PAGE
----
Carrying a few essentials in your car boot could save inconvenience and unnecessary expense
Like the Scouts, the clever motorist is always prepared and part of being prepared is carrying a few essentials in your boot, just in case.
While not all of these seven things will save your life, they could all save you inconvenience and unnecessary expense.
1. Engine oil
Even modern cars burn some engine oil, and some of them can burn up a litre every couple of thousand miles, so every driver should carry a can of engine oil in the boot – and if you buy it from the supermarket or somewhere like Halfords you won’t end up having to pay over-the-odds from the petrol station when you discover you need some urgently…
Running out of screenwash can be a potentially fatal problem if it leaves you unable to clean your windscreen; we’ve all come up behind a lorry and found ourselves groping for the controls to spray the windscreen of a mud splash, so it doesn’t take a vivid imagination to see how frightening it would be to find the windscreen wipers just smearing the dirt across the glass rather than washing it clean because the reservoir has run dry.
3. Hazard warning triangle
Few cars come with one as standard, but a hazard warning triangle might be a lifesaver if you break down on a blind bend.
You can buy one for under a tenner and, if you need to use it, The Highway Code suggests that you place it a minimum distance of 45 metres from your car.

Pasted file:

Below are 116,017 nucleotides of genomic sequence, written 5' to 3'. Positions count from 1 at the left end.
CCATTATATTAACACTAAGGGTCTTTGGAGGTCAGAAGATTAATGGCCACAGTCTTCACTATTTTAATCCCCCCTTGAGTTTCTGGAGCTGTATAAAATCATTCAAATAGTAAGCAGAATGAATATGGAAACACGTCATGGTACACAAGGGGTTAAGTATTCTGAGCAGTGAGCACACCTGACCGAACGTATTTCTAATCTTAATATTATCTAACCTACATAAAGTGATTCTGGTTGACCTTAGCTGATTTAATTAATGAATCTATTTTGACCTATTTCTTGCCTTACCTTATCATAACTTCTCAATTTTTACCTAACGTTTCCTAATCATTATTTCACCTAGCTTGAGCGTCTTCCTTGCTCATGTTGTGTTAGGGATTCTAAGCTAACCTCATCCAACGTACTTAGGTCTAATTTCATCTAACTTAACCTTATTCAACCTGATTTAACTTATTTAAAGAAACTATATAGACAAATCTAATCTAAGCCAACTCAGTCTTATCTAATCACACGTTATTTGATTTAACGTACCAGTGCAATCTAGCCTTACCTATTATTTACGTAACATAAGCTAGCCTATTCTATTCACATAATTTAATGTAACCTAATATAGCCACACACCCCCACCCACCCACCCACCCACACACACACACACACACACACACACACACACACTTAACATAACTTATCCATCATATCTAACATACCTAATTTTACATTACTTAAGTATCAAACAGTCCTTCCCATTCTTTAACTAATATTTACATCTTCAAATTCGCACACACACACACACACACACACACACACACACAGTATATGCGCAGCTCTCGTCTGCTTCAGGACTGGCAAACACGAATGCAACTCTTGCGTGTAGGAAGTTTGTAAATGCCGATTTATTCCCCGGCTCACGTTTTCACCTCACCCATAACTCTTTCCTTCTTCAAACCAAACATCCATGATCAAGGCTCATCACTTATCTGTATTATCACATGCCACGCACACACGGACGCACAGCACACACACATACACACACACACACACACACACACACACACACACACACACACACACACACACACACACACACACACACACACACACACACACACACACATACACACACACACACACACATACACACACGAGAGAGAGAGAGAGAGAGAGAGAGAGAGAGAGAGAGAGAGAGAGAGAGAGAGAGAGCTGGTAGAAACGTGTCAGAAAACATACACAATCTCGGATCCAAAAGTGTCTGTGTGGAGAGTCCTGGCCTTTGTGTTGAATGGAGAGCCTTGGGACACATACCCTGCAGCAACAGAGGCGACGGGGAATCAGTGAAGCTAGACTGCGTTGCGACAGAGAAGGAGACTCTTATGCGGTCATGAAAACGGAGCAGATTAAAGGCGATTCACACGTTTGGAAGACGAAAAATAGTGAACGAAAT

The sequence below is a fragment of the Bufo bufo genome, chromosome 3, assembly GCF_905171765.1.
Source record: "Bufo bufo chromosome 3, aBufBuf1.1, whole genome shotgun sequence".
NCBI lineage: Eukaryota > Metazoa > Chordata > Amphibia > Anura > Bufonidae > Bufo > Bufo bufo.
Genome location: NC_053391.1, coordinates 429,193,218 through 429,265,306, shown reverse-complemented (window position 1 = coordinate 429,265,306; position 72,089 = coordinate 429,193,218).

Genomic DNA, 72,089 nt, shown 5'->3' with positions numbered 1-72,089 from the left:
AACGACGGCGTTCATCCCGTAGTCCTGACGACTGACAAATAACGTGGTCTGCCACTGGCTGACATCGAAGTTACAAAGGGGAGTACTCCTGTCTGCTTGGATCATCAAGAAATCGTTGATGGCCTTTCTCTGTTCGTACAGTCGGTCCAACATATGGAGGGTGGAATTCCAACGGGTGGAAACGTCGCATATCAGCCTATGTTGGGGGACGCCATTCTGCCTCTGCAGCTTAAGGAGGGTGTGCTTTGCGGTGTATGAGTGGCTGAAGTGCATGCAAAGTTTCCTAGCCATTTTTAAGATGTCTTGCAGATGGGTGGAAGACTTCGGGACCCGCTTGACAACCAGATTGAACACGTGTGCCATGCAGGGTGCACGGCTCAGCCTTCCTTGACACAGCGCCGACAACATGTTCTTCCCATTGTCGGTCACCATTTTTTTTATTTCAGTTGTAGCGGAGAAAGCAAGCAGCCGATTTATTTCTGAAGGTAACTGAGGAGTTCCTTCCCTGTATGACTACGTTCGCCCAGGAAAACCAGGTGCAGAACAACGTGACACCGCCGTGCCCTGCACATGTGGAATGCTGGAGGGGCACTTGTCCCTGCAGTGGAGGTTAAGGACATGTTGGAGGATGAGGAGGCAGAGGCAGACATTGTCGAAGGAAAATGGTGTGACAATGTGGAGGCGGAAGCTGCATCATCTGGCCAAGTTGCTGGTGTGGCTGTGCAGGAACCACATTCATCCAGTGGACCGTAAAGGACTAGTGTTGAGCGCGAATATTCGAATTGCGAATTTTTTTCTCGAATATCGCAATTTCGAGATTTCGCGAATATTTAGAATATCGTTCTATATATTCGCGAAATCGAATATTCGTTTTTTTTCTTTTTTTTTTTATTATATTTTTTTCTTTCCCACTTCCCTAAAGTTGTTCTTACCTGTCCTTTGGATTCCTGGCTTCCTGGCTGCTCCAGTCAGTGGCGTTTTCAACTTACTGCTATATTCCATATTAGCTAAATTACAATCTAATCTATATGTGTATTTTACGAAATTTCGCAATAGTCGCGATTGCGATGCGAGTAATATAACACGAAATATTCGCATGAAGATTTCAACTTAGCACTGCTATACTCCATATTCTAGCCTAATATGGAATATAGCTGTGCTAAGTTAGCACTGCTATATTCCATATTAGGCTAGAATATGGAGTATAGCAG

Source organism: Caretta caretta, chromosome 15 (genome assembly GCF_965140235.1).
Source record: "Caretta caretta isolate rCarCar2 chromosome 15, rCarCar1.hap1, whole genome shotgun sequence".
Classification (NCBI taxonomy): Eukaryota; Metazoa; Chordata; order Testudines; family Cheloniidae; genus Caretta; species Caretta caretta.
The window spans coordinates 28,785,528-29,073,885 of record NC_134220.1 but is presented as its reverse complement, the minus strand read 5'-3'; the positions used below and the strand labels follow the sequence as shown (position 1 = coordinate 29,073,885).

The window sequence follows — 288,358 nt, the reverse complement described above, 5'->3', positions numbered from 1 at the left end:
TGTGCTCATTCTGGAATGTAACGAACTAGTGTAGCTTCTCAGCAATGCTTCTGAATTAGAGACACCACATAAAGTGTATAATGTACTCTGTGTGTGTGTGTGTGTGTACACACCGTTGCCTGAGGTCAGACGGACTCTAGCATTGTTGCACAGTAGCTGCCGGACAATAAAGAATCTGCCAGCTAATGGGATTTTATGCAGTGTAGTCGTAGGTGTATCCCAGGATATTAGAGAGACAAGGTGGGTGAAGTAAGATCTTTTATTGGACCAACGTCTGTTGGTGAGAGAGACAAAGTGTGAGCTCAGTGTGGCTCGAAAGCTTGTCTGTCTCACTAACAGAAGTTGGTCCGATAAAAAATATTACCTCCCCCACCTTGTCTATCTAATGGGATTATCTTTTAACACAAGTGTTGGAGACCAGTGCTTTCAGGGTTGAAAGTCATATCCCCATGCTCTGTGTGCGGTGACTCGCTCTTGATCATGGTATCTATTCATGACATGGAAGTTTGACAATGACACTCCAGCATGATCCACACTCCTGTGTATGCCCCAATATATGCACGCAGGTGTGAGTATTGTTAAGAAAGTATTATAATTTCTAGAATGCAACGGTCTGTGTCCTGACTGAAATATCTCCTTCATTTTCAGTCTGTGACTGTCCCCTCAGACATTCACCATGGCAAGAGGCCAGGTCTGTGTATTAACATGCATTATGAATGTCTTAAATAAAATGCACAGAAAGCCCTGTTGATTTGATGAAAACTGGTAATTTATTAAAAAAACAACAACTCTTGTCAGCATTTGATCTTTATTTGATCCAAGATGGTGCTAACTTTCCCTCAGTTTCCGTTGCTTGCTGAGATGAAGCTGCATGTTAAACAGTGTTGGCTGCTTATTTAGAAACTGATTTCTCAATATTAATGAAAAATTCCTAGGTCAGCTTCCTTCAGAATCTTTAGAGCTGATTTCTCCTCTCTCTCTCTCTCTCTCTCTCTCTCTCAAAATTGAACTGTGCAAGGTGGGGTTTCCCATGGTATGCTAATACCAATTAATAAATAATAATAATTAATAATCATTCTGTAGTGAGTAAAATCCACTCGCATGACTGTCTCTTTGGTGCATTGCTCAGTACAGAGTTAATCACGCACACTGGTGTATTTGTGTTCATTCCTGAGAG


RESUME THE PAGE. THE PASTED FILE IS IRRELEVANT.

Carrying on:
4. Spare bulbs and fuses
While we are all aware that we need to carry them with us for foreign travel, few of us would think to carry a set of spare bulbs and fuses, even though logic would suggest that we are far more likely to need them on home soil than on holiday.
The cost isn’t prohibitive and if you do buy a set then it’s worth spending half-an-hour with your car’s handbook to familiarize yourself with how to fit them in the comfort of your own driveway, rather than discovering how awkward it is in the dark at the side of a busy road.
5. Tyre wrench and locking key
Not all cars have a spare tyre anymore, but if your car does have one, have you checked that it is fully inflated and that you can find the locking wheel nut key and tyre wrench?
Have you checked that the spare tyre is properly inflated and that you know where the jacking points are on your car? Again, it’s better to sort it out at home rather than on the hard shoulder of the motorway.
6. Wet wipes and an old towel
I’ve lost count of the number of times I’ve used both at the side of the road or at the end of a long, muddy walk. The cost of buying a pack of cheap wet wipes is under a pound, yet having them to hand when you really need them is priceless.
7. A map
I am still enthralled by the sophistication and ease-of-use of a sat-nav, but there are still times when I find myself reaching for a map to plot a route around a traffic jam or road closure.
Credit to Saga Magazine, and freelance motoring journalist Carlton Boyce for the story.